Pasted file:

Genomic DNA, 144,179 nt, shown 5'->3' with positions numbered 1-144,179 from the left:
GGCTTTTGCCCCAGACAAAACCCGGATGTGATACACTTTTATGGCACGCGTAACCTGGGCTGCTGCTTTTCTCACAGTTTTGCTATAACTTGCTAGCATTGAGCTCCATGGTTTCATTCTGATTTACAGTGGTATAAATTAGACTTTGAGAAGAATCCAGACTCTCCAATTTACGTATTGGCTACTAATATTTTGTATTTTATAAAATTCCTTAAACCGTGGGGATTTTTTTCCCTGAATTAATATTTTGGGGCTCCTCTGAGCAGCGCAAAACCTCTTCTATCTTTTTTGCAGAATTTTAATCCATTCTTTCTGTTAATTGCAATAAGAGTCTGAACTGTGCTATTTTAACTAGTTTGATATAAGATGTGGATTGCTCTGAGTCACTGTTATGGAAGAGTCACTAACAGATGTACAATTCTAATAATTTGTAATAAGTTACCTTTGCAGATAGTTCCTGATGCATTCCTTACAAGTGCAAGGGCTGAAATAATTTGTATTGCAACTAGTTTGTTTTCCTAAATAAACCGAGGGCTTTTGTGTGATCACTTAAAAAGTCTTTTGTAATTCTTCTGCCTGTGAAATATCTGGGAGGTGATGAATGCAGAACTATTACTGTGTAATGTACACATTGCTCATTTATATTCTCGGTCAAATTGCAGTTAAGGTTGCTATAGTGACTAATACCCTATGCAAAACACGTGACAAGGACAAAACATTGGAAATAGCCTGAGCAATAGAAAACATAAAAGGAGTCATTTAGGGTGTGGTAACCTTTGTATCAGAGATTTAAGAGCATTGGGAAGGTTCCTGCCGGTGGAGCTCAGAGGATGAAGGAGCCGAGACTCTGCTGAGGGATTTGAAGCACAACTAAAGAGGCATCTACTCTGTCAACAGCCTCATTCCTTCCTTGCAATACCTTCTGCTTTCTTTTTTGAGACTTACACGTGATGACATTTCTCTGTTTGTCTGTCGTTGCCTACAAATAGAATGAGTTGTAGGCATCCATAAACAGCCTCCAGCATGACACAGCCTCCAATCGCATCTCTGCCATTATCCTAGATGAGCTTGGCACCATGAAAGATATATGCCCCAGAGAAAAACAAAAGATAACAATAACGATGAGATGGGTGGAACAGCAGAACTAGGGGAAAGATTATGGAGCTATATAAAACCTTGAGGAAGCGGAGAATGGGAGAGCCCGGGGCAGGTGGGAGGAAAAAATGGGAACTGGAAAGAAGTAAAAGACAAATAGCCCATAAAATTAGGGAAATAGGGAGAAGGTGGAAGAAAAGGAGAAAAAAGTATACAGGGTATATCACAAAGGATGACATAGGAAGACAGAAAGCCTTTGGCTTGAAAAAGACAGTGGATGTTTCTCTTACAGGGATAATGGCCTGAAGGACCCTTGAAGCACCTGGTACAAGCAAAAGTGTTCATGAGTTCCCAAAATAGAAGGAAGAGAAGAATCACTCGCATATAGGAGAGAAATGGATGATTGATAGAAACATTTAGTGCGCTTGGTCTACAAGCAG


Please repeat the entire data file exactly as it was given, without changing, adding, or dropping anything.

Genomic DNA, 144,179 nt, shown 5'->3' with positions numbered 1-144,179 from the left:
GGCTTTTGCCCCAGACAAAACCCGGATGTGATACACTTTTATGGCACGCGTAACCTGGGCTGCTGCTTTTCTCACAGTTTTGCTATAACTTGCTAGCATTGAGCTCCATGGTTTCATTCTGATTTACAGTGGTATAAATTAGACTTTGAGAAGAATCCAGACTCTCCAATTTACGTATTGGCTACTAATATTTTGTATTTTATAAAATTCCTTAAACCGTGGGGATTTTTTTCCCTGAATTAATATTTTGGGGCTCCTCTGAGCAGCGCAAAACCTCTTCTATCTTTTTTGCAGAATTTTAATCCATTCTTTCTGTTAATTGCAATAAGAGTCTGAACTGTGCTATTTTAACTAGTTTGATATAAGATGTGGATTGCTCTGAGTCACTGTTATGGAAGAGTCACTAACAGATGTACAATTCTAATAATTTGTAATAAGTTACCTTTGCAGATAGTTCCTGATGCATTCCTTACAAGTGCAAGGGCTGAAATAATTTGTATTGCAACTAGTTTGTTTTCCTAAATAAACCGAGGGCTTTTGTGTGATCACTTAAAAAGTCTTTTGTAATTCTTCTGCCTGTGAAATATCTGGGAGGTGATGAATGCAGAACTATTACTGTGTAATGTACACATTGCTCATTTATATTCTCGGTCAAATTGCAGTTAAGGTTGCTATAGTGACTAATACCCTATGCAAAACACGTGACAAGGACAAAACATTGGAAATAGCCTGAGCAATAGAAAACATAAAAGGAGTCATTTAGGGTGTGGTAACCTTTGTATCAGAGATTTAAGAGCATTGGGAAGGTTCCTGCCGGTGGAGCTCAGAGGATGAAGGAGCCGAGACTCTGCTGAGGGATTTGAAGCACAACTAAAGAGGCATCTACTCTGTCAACAGCCTCATTCCTTCCTTGCAATACCTTCTGCTTTCTTTTTTGAGACTTACACGTGATGACATTTCTCTGTTTGTCTGTCGTTGCCTACAAATAGAATGAGTTGTAGGCATCCATAAACAGCCTCCAGCATGACACAGCCTCCAATCGCATCTCTGCCATTATCCTAGATGAGCTTGGCACCATGAAAGATATATGCCCCAGAGAAAAACAAAAGATAACAATAACGATGAGATGGGTGGAACAGCAGAACTAGGGGAAAGATTATGGAGCTATATAAAACCTTGAGGAAGCGGAGAATGGGAGAGCCCGGGGCAGGTGGGAGGAAAAAATGGGAACTGGAAAGAAGTAAAAGACAAATAGCCCATAAAATTAGGGAAATAGGGAGAAGGTGGAAGAAAAGGAGAAAAAAGTATACAGGGTATATCACAAAGGATGACATAGGAAGACAGAAAGCCTTTGGCTTGAAAAAGACAGTGGATGTTTCTCTTACAGGGATAATGGCCTGAAGGACCCTTGAAGCACCTGGTACAAGCAAAAGTGTTCATGAGTTCCCAAAATAGAAGGAAGAGAAGAATCACTCGCATATAGGAGAGAAATGGATGATTGATAGAAACATTTAGTGCGCTTGGTCTACAAGCAG